I used to justify some of my favourites by making claims to their hidden qualities, assuring all who would listen that what might look like a piece of schlock at first glance really has all those features a serious film is meant to have. While I quickly came to recognize the “here we go again” expression on my friends’ faces when I launched into one of these soapbox-worthy defences, I remained undeterred. Whether it was because I felt I needed to insist on the quality of the film in question or on the quality of my own judgement, I’m not sure.

I have increasingly realized, however, that those types of justifications are beside the point, that they play into the reification of a very specific notion of quality that deems some films more worthy of attention than others. So I stopped apologizing. If someone asks me what my favourite films are I answer truthfully without thinking if the response is somehow fitting my age, intelligence, or the image of what a film scholar is meant to be. If they ask me why I like these films, I may go on long passionate rants detailing their qualities that resemble my previous rants trying to redeem my choices, but only to explain, not to justify.

By the way, in case you were wondering, the best film I saw this year was How to Train Your Dragon 2. Not just because it is an indescribably beautiful film that has something profound to say about serious themes like friendship, grief, and the struggle to become who we are. Or because every aspect of it, from the voice acting, to the character design, to the score, is expertly crafted. And not because it is all those things in spite of also being a big-budget, 3D, animated, children’s fantasy film. But because it is all those things and it got under my skin and stayed there. There is an endless list of films that I recognize are good according to the canons of good taste but that do nothing for me. I may admire the skill with which they were made and admire their makers, but that’s as far as it goes. The power of films like Dragon to get past my supposed academic detachment and lodge themselves in my mind and heart outstrips that kind of admiration and reaches something more akin to bewilderment. And it is that feeling of joyous bafflement that originally spurred my desire to understand the medium by becoming a film scholar.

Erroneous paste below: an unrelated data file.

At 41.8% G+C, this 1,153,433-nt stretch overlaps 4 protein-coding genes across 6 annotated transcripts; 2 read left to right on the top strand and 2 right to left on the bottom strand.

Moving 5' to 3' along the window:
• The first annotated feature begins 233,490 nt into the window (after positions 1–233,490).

So, yes I’ve seen some good movies lately. But what do you mean by good?


I am indebted to Geoff Pevere for expressing some of these sentiments first.